I got an email in my inbox from the National Portrait Gallery the other day asking me to save a painting. It’s ok, I’m on their mailing list. It wasn’t a just an artsy spambot asking me for £12.5 million.
The painting in question is a 1641 self-portrait by Anthony Van Dyck, which has been in the possession of an anonymous collector and will be leaving Britain if the many million pound fundraising effort isn’t a success. Van Dyck is said to be one the most influential artist in terms of portraiture, as the change in style he developed lasted for centuries. This is only one Van Dyck painting that has been kept in the country by appeals to the general public over the last few decades. Previously 15 other Van Dyck works have been acquired this way, from royal portraits to a pencil sketch of a dog. The Director of the National Portrait Gallery has been reported as saying the appeal is “the right thing to do”, but it’s made me think that there are other the implications when a gallery asks the nation for help.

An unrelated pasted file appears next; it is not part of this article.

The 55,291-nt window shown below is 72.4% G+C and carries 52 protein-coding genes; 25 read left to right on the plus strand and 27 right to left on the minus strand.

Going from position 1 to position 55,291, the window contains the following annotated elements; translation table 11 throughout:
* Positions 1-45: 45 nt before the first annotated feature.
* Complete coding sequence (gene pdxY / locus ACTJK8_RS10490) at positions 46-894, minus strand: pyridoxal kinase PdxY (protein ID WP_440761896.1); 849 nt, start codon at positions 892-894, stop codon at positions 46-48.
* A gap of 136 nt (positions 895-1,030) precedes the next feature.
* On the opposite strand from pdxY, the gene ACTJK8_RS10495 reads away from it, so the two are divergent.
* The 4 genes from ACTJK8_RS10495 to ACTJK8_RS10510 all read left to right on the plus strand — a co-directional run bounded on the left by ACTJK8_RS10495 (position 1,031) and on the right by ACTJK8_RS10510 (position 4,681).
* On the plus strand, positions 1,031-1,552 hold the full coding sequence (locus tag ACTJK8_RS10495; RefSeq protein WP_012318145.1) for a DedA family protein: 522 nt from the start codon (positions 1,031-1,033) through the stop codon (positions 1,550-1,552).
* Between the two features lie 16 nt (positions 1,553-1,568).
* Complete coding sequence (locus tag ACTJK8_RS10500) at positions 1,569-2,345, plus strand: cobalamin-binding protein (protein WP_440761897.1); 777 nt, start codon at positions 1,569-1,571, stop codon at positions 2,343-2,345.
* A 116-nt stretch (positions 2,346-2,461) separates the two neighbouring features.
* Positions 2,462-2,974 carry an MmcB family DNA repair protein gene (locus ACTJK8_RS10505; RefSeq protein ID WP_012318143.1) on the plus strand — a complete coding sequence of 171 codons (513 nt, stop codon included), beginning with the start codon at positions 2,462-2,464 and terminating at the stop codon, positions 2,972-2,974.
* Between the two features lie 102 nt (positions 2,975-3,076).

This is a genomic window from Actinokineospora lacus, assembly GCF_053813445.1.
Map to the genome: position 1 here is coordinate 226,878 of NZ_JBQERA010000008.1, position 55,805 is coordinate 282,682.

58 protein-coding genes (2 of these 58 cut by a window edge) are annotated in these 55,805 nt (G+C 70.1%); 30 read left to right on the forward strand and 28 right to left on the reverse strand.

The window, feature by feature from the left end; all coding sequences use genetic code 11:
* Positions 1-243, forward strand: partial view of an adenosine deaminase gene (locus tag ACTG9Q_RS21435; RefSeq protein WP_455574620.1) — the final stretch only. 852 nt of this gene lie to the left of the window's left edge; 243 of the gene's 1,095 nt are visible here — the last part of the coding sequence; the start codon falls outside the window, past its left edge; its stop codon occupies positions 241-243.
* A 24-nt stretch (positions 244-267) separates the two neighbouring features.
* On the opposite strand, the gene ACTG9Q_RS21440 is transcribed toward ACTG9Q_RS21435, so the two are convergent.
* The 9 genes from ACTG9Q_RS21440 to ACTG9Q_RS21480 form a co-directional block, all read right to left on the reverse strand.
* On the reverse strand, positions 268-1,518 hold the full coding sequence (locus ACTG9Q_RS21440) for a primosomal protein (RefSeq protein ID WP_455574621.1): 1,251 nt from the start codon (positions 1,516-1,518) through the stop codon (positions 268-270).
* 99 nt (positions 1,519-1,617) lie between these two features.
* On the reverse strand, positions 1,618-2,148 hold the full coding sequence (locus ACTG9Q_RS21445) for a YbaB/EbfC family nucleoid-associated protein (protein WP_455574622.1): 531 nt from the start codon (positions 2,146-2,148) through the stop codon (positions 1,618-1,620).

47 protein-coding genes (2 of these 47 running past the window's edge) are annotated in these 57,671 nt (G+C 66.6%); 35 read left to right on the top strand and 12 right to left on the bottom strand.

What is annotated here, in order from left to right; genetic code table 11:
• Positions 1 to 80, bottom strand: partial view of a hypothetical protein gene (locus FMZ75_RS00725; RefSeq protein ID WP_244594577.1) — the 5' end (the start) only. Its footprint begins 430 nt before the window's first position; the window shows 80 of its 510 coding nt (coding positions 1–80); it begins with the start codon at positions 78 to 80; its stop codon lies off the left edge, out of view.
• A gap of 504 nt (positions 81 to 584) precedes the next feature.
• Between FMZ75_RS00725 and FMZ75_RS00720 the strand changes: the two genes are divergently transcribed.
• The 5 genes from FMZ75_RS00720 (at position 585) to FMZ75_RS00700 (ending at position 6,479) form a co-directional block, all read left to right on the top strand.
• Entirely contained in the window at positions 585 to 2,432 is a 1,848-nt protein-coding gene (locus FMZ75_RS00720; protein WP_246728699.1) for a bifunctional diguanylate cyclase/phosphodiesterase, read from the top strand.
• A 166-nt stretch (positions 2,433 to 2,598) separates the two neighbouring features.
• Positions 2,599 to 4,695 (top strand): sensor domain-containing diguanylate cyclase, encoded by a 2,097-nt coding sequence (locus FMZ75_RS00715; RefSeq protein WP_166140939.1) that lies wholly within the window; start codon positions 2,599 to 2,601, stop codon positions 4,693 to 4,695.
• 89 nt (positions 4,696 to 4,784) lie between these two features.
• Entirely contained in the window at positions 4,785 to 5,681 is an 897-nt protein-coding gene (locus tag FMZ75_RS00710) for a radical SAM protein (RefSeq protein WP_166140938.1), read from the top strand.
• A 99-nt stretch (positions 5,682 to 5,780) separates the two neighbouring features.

In the broader context of national heritage, £12.5 million seems a lot of money, particularly as we witness parts of British heritage being swept away, buildings of architectural importance demolished, archives lost. How much of a building would £12.5 million save? With on-costs, probably not much of one in the long run. What if we attach a famous or influential name, Van Dyck for instance, to an item? Does that make it more important or significant? Heritage aside, £12.5 million could fund an awful lot of creative projects today. Think about all the art that sort of money could fund, art made by individuals just starting out on their own creative lives.
Some might think that 17th Century portrait isn’t relevant enough to save. The Gallery has tried to link the concept of portraiture with the selfie. Word of the year indeed! It’s a good attempt at engaging the wider public. If everyone posting selfies on Twitter donated to the appeal, there’d be £12.5 million in no time at all.
Personally speaking I feel torn. Whilst there is a knowing, almost pleading something in Van Dyck’s eye as it stares out of his portrait towards us , I am not sure I even like the painting. On my visits to the National Portrait Gallery I tend to stick to the ground floor viewing areas featuring work from the 20th and 21st centuries, and never venture to see the many wan faces in dark frames from earlier times. But there is a nagging doubt in the back of my brain. Part of me would be proud to have contributed to save something that is considered a significant painting. It would be for the for the benefit of the nation at large, so that everyone could see it. And it’s the nearest I’m ever going to get to feeling I part own a multi-million pound painting…